BMW X3 vs. BMW X5

By

Automotive Editor

John Diether has been a professional writer, editor, and producer since 1997. His work can be found on TV, radio, web, and various publications throughout the world.  He is a graduate of Northwestern University and has a 1992 Cadillac Brougham d’Elegance in his garage. 


, Automotive Editor - February 20, 2018

BMW's long-running compact crossover, the X3 has been treated to a full redesign, featuring updated styling and a boost to performance. As good as that sounds, some buyers might be more satisfied with the brand's larger X5, which has been on the market in current form since 2014.

In this case of freshness versus utility, which BMW crossover earns our vote?

See a side-by-side comparison of the X3 & X5 »

What the X3 Gets Right

The X3 displays the latest interpretation of BMW's kidney grille and smoother sides this year. The changes are subtle, but have a modernizing effect. All-wheel drive is now standard, and the system has been retuned for better stability and handling. With the rear folded, the X3 offers 62.7 cubic feet of cargo, a fine showing for a compact luxury crossover.

The standard turbocharged 2.0-liter four-cylinder engine develops 248 horsepower and 258 lb-ft of torque. For the first time, there's an M Performance version of the X3, powered by a 3.0-liter six-cylinder turbo with 355 hp and 369 lb-ft of torque. That makes the M40i trim the fastest X3 ever produced. Both engines come with an eight-speed automatic transmission.

What the X5 Gets Right

While the X5 appears reasonably trim for a family vehicle, it's a good measure larger and heavier than the X3. The difference is especially evident when it comes to rear legroom and cargo capacity. The X5 can handle up to 35.8 cubic feet of stuff with the rear seat in place, and 76.7 cubic feet with it folded. That places it solidly in the midsize class. There's even an optional third row for seven-passenger seating, but at least two of them will have to be children.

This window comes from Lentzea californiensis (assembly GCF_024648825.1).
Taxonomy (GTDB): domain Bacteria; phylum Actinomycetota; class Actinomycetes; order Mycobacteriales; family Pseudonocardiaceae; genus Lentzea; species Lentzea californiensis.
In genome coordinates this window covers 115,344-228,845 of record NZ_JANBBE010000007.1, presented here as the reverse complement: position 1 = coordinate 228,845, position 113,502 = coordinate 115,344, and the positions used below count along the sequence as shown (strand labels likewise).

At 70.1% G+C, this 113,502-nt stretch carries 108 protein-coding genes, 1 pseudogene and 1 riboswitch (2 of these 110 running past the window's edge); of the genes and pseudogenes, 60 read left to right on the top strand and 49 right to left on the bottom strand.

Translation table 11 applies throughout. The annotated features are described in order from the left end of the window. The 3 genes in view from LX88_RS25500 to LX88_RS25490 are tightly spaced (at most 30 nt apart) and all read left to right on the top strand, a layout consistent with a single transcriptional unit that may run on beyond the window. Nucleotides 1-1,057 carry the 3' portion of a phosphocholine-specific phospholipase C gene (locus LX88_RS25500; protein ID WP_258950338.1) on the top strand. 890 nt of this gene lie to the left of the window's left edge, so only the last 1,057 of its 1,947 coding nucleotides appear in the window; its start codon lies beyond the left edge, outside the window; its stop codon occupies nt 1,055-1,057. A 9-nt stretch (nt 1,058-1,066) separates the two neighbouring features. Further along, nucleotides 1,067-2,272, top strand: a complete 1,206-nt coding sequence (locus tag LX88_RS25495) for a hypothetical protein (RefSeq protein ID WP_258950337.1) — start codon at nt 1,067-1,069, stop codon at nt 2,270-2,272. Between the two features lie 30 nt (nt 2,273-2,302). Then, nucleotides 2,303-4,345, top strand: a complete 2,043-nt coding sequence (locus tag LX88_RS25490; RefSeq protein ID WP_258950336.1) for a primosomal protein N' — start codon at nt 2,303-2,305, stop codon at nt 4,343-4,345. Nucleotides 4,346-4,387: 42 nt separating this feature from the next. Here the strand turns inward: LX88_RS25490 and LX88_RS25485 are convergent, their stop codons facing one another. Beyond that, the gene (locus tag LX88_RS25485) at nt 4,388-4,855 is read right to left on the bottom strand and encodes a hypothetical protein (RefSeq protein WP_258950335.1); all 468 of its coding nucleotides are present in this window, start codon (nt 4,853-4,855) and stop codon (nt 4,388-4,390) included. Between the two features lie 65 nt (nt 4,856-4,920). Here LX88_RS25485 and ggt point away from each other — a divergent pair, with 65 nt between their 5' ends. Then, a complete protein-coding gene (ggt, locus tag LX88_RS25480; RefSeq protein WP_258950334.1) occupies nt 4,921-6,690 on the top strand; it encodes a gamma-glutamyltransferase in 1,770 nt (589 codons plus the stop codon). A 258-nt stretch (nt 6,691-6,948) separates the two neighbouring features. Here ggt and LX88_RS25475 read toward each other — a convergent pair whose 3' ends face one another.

The X5 starts out with rear-wheel drive, although most buyers opt for all-wheel drive. BMW's familiar turbocharged 3.0-liter six-cylinder provides 300 horsepower and 300 pound-feet of torque. The available turbodiesel 3.0-liter provides a boost in efficiency without any loss in performance. Buyers can also choose a twin-turbo 4.4.-liter V8 with up to 567 hp and 553 lb-ft of torque.

Does Bigger Mean Better?

While the X3 has limitations when it comes to utility, we don't find it particularly small or lacking in luxury. Buyers who don't need the X5's extra space will be rewarded with easier maneuverability and standard four-cylinder efficiency.

Our Verdict: BMW X3

The latest X3 makes more sense for all but the largest families.

Take a closer look at the BMW X3 »

Take a closer look at the BMW X5 »

Side-by-side comparison of features, pricing, photos and more!

, Automotive Editor

John Diether has been a professional writer, editor, and producer since 1997. His work can be found on TV, radio, web, and various publications throughout the world.  He is a graduate of Northwestern University and has a 1992 Cadillac Brougham d’Elegance in his garage.